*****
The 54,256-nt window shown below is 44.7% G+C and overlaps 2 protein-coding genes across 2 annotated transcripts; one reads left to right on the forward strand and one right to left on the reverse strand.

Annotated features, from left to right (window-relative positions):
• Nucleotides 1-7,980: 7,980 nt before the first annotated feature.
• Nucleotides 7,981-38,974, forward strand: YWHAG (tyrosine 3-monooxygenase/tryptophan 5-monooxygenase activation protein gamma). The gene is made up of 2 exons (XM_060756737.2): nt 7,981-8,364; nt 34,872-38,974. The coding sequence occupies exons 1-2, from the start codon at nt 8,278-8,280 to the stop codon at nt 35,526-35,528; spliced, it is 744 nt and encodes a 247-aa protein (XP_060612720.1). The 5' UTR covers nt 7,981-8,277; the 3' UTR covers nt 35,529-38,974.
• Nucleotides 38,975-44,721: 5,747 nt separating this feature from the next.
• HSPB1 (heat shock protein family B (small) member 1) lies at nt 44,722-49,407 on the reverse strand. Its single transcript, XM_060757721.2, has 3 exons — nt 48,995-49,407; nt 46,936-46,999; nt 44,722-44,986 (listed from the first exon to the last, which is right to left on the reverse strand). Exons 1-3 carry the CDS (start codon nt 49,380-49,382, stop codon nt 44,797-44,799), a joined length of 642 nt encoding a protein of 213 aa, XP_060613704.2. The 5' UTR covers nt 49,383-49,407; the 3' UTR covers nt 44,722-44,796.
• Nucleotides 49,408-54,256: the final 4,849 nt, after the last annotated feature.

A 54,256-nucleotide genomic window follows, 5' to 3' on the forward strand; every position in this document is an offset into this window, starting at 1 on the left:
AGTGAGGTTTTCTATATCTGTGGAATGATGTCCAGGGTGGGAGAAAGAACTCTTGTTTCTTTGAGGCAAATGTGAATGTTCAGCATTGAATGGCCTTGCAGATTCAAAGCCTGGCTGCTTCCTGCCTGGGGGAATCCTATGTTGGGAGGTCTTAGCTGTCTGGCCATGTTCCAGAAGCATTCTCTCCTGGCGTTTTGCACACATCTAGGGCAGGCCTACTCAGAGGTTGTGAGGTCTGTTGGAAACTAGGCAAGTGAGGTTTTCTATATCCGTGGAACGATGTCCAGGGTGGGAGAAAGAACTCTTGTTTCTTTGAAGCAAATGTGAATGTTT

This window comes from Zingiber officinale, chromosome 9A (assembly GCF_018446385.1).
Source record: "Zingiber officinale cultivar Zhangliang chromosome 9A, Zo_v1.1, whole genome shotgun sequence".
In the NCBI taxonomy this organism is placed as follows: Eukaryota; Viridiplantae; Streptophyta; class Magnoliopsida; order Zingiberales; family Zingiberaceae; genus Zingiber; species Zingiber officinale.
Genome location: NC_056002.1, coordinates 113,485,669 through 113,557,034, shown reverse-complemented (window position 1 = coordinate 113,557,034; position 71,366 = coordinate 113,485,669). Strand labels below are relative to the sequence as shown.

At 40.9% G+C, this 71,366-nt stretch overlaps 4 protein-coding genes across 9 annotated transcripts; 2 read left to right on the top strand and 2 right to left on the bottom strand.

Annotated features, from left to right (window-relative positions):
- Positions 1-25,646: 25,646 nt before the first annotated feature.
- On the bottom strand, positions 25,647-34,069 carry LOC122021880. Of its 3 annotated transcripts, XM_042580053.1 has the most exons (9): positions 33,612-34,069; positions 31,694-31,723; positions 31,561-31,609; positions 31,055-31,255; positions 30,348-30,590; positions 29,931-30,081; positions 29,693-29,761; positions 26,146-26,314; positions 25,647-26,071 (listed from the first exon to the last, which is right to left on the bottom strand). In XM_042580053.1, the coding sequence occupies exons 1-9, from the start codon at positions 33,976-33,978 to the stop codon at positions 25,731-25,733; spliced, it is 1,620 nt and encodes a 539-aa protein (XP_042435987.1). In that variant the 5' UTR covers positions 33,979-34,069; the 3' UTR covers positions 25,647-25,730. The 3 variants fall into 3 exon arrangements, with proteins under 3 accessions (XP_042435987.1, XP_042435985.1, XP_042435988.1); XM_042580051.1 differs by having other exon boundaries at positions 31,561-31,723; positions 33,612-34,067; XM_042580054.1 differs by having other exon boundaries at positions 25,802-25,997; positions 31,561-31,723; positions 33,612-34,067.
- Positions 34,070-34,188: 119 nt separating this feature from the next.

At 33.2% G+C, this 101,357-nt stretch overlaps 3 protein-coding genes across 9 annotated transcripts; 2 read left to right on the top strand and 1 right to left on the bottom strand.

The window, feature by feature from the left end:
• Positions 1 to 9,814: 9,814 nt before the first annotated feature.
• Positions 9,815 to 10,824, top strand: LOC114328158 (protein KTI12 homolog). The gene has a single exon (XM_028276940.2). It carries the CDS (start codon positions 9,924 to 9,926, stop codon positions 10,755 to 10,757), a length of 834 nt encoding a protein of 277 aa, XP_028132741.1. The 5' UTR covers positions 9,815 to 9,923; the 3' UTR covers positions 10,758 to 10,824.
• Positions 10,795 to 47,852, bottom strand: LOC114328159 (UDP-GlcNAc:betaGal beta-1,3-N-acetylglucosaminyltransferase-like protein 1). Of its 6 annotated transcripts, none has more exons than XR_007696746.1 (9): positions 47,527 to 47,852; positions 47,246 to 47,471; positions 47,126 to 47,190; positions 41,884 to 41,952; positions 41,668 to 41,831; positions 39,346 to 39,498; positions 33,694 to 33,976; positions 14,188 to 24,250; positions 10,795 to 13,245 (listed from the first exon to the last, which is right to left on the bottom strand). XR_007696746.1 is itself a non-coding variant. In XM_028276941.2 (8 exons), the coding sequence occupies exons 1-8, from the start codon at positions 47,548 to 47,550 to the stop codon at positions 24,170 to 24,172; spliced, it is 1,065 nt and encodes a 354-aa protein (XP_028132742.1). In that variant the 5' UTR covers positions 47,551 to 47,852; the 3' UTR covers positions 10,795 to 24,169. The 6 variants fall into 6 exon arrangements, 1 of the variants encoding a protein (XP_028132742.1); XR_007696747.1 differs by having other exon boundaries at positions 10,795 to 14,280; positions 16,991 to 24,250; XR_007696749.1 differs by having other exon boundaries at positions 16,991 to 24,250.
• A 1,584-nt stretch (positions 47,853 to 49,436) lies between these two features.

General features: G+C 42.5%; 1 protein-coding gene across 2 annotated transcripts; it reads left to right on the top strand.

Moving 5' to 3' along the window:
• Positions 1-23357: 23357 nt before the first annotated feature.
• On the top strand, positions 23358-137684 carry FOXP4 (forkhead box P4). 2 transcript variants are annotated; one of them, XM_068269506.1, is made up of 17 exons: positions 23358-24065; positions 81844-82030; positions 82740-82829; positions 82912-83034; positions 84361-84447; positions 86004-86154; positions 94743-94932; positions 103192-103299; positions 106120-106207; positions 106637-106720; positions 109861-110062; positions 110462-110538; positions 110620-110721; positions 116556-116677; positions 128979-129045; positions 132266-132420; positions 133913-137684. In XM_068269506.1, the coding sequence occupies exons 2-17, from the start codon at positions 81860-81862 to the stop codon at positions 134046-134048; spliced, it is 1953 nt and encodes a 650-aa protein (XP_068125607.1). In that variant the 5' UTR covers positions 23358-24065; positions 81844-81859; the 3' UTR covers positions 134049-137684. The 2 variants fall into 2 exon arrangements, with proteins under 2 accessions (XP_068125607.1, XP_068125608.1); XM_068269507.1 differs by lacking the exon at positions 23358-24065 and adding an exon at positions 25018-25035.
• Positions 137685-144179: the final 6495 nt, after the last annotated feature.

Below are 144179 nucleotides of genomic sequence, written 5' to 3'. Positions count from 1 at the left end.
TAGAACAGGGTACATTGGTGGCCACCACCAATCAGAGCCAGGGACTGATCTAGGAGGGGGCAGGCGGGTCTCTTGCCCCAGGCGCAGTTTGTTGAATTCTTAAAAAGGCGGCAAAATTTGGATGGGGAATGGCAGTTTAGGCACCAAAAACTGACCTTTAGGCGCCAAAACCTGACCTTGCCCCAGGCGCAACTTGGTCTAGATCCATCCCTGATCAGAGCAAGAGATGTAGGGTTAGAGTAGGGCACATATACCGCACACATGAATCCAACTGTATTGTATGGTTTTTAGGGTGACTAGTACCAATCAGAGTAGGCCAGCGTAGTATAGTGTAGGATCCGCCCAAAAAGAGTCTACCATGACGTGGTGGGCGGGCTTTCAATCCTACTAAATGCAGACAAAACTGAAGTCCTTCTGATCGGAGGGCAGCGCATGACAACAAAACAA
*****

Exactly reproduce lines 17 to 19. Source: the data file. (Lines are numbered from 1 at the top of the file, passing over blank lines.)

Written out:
- On the bottom strand, positions 25,647-34,069 carry LOC122021880. Of its 3 annotated transcripts, XM_042580053.1 has the most exons (9): positions 33,612-34,069; positions 31,694-31,723; positions 31,561-31,609; positions 31,055-31,255; positions 30,348-30,590; positions 29,931-30,081; positions 29,693-29,761; positions 26,146-26,314; positions 25,647-26,071 (listed from the first exon to the last, which is right to left on the bottom strand). In XM_042580053.1, the coding sequence occupies exons 1-9, from the start codon at positions 33,976-33,978 to the stop codon at positions 25,731-25,733; spliced, it is 1,620 nt and encodes a 539-aa protein (XP_042435987.1). In that variant the 5' UTR covers positions 33,979-34,069; the 3' UTR covers positions 25,647-25,730. The 3 variants fall into 3 exon arrangements, with proteins under 3 accessions (XP_042435987.1, XP_042435985.1, XP_042435988.1); XM_042580051.1 differs by having other exon boundaries at positions 31,561-31,723; positions 33,612-34,067; XM_042580054.1 differs by having other exon boundaries at positions 25,802-25,997; positions 31,561-31,723; positions 33,612-34,067.
- Positions 34,070-34,188: 119 nt separating this feature from the next.

At 33.2% G+C, this 101,357-nt stretch overlaps 3 protein-coding genes across 9 annotated transcripts; 2 read left to right on the top strand and 1 right to left on the bottom strand.